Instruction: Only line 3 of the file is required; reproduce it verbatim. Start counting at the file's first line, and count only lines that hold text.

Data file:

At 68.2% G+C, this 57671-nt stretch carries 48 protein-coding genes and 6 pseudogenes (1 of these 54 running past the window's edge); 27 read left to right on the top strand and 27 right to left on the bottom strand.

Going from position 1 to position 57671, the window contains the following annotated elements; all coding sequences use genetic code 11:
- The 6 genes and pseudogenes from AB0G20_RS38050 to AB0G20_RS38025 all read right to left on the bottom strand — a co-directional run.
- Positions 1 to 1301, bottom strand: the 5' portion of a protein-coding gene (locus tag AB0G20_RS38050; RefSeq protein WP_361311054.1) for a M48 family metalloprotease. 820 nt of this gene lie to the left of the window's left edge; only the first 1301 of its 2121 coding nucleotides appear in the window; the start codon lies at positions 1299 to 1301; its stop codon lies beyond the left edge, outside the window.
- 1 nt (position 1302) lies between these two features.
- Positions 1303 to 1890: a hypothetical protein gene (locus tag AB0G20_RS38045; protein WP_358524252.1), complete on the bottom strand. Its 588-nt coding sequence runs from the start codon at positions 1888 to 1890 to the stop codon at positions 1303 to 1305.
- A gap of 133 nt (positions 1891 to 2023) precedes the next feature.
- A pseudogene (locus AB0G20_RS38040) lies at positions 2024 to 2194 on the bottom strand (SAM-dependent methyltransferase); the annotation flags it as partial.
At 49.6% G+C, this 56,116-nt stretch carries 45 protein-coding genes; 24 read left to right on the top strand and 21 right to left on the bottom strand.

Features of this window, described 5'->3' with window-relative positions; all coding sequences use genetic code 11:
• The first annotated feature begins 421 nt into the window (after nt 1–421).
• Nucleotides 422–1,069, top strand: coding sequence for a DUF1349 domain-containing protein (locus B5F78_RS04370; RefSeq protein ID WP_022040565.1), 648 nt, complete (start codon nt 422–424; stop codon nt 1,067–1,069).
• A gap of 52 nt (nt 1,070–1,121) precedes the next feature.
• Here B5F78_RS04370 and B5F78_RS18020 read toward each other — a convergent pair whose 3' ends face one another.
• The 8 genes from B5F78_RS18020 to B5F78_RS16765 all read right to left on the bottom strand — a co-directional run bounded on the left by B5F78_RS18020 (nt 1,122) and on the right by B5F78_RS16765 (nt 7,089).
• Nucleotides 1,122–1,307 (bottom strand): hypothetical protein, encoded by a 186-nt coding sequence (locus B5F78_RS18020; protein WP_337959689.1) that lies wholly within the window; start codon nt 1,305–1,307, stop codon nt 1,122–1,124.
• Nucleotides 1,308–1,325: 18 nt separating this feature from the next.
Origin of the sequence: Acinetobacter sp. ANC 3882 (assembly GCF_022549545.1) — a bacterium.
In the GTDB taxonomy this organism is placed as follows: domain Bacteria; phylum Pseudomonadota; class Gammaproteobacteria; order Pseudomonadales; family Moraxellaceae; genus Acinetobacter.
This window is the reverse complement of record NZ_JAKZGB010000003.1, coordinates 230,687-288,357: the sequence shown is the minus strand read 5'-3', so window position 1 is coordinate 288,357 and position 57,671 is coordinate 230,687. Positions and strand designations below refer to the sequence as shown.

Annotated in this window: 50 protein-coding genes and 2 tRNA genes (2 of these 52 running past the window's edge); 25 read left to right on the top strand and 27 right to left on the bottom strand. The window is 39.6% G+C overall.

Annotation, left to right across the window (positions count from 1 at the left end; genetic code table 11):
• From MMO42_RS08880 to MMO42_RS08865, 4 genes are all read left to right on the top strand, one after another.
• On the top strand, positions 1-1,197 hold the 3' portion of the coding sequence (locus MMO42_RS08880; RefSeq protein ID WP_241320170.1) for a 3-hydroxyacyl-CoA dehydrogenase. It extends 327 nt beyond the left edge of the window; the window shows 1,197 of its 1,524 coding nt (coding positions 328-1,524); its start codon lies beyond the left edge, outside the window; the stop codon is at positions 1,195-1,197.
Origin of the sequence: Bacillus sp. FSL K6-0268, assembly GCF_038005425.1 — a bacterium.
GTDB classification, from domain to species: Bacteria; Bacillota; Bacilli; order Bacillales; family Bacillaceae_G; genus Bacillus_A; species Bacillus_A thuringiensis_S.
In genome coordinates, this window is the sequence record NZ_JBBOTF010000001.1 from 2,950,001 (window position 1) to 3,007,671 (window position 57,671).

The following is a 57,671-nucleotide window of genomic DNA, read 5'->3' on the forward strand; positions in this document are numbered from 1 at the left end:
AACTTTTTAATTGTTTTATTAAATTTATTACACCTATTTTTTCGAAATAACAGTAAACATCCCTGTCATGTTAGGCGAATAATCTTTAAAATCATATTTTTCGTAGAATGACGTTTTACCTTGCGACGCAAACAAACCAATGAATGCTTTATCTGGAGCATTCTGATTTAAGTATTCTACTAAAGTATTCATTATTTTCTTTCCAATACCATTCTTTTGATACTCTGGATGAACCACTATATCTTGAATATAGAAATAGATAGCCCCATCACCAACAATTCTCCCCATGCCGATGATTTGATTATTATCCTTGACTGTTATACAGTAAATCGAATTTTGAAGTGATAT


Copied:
- The 6 genes and pseudogenes from AB0G20_RS38050 to AB0G20_RS38025 all read right to left on the bottom strand — a co-directional run.